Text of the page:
Now, the picture of stagnant revenues and earnings needs to be taken into proper context. The Philip Morris spin-off from Altria group essentially bundled all the international tobacco operations into the new company, with Altria retaining the tobacco operations of the home American market. Sales are therefore priced in a myriad of local currencies whilst the company, which is listed in New York, then covert those sales into US dollar terms for accounting purposes and more crucially the dividend. Since the greenback has strengthened significantly over the past few years then this has obviously hurt the accounting figures, and even more so when combined with the general declining trend in tobacco volumes.
Despite the troubles that a strong dollar has on the bottom line for an American company that operates exclusively outside the US the dividend has continued to grow. Back in 2010 a Philip Morris shareholder was collecting a dividend of $2.44 a share. By 2015 that dividend had grown to $4.04 a share, with shareholders collecting about $13.50 a share in the intervening period.
As earnings have largely been flat owing to currency issues the company is now distributing nearly all of its profits back to shareholders as dividends. Indeed the pay-out ratio is somewhere around the 90% mark. What does this mean for Philip Morris stock going forward? Well, I guess this is probably one of the few occasions in which the expected value isn’t all that great for the long term. The company still generates exceptionally high quality profits, but you have the value multiple working against you in a way that didn’t happen fifteen years ago. In other words that earnings multiple is not providing the tailwind that it would have done back in 2000 or even as recently as five or six years ago.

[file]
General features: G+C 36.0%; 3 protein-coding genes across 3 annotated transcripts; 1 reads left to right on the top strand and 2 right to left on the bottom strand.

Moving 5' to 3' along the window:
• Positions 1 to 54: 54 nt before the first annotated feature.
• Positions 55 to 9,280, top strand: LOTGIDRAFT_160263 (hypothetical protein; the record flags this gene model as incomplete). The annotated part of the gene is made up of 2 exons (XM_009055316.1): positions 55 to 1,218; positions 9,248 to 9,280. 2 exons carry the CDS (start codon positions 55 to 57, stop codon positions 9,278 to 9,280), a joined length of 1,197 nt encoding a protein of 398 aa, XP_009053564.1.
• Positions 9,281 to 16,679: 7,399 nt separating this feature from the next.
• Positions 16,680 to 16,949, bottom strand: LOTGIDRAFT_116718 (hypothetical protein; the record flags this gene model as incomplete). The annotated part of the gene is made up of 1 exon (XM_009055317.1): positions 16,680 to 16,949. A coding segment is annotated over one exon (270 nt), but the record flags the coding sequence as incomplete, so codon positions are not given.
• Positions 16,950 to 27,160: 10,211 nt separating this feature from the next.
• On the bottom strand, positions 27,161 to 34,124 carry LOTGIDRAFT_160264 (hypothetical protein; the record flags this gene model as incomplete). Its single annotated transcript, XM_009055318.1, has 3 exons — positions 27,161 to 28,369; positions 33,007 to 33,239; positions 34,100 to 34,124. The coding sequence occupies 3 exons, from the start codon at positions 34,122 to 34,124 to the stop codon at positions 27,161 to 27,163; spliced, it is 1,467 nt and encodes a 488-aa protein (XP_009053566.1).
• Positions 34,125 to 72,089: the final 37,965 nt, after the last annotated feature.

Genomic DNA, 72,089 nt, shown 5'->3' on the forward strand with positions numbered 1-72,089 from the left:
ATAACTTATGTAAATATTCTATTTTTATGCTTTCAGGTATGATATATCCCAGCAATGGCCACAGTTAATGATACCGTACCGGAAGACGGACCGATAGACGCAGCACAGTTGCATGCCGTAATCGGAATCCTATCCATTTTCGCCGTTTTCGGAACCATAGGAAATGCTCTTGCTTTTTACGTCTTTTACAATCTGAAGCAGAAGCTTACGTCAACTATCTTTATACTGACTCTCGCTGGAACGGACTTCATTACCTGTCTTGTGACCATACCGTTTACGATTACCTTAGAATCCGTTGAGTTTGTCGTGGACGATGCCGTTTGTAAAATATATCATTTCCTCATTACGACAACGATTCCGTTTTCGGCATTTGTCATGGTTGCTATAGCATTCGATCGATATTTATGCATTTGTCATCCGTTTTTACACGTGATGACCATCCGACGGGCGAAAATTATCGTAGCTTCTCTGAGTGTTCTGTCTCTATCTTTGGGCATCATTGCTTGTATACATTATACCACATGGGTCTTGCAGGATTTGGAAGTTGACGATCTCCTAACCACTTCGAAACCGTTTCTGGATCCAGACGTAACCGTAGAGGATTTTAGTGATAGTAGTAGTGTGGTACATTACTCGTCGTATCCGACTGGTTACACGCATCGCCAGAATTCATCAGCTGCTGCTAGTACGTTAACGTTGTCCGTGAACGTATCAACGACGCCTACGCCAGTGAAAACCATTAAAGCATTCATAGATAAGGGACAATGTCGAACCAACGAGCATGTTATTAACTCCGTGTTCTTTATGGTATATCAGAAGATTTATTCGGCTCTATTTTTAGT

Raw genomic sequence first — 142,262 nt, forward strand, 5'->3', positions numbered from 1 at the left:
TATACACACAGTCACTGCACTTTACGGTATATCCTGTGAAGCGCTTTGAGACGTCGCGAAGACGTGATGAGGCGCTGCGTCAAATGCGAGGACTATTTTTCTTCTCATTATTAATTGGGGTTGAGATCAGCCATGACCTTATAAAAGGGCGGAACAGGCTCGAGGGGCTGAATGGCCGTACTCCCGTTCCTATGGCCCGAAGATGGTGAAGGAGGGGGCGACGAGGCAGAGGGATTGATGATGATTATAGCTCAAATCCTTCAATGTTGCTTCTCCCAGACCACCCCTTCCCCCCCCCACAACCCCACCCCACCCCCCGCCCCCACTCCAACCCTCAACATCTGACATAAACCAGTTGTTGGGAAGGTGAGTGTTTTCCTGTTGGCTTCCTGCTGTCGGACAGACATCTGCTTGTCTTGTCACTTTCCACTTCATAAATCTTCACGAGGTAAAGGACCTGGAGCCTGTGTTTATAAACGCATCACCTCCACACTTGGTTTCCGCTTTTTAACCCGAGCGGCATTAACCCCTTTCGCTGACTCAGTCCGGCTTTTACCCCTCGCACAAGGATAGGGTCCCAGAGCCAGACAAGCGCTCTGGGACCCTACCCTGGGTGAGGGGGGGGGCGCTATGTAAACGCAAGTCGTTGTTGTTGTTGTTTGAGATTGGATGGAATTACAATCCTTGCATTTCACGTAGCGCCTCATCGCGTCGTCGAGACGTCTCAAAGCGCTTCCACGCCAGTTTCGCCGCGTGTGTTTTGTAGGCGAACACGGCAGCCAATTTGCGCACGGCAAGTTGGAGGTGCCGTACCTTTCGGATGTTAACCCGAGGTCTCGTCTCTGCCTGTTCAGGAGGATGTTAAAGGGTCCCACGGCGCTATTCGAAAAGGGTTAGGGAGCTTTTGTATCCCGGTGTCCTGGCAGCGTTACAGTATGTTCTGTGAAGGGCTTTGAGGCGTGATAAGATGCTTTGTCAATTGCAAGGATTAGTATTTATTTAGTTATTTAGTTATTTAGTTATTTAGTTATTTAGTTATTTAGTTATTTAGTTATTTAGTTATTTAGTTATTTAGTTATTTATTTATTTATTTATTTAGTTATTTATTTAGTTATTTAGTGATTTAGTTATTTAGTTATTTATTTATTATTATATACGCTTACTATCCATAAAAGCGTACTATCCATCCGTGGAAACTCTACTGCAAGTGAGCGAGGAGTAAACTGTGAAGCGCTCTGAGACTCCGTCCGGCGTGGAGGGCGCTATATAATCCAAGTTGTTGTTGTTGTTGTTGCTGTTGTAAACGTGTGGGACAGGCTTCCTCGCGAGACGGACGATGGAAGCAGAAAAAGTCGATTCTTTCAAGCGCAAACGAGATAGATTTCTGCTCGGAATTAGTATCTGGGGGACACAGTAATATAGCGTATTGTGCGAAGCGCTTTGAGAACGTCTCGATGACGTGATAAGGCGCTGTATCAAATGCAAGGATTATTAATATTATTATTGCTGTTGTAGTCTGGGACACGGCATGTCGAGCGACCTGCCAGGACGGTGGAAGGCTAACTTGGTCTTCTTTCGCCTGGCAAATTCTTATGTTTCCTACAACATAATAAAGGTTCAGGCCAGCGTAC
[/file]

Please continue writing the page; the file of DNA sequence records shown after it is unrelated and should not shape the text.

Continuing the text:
The reason why it gets so important to go heavy in equity in periods of low valuation is the mean reverting nature of it. If you can pick up these high quality companies in times of market meltdowns then a good chunk of forward returns come from expanding multiple ratios as they eventually revert to the mean. The 2008/2009 financial crisis is the best recent example of this, and you can see it in the stock prices of companies like Procter & Gamble and Johnson & Johnson. Earnings haven’t grown hugely for either of these two, but the fact you could get them at like 10x their yearly profits means you’re almost guaranteed good returns over a ten year period.
In the case of Philip Morris stock you’re currently at 21x earnings, a 4% dividend yield and a 90% dividend pay-out ratio. In 2010 you were looking at 14x earnings, a 5% yield and a 62% dividend pay-out ratio. The stock will continue to throw off cash for years to come; it’s just that in all likelihood the returns won’t come close to matching the levels that made this the greatest investment of the last half century.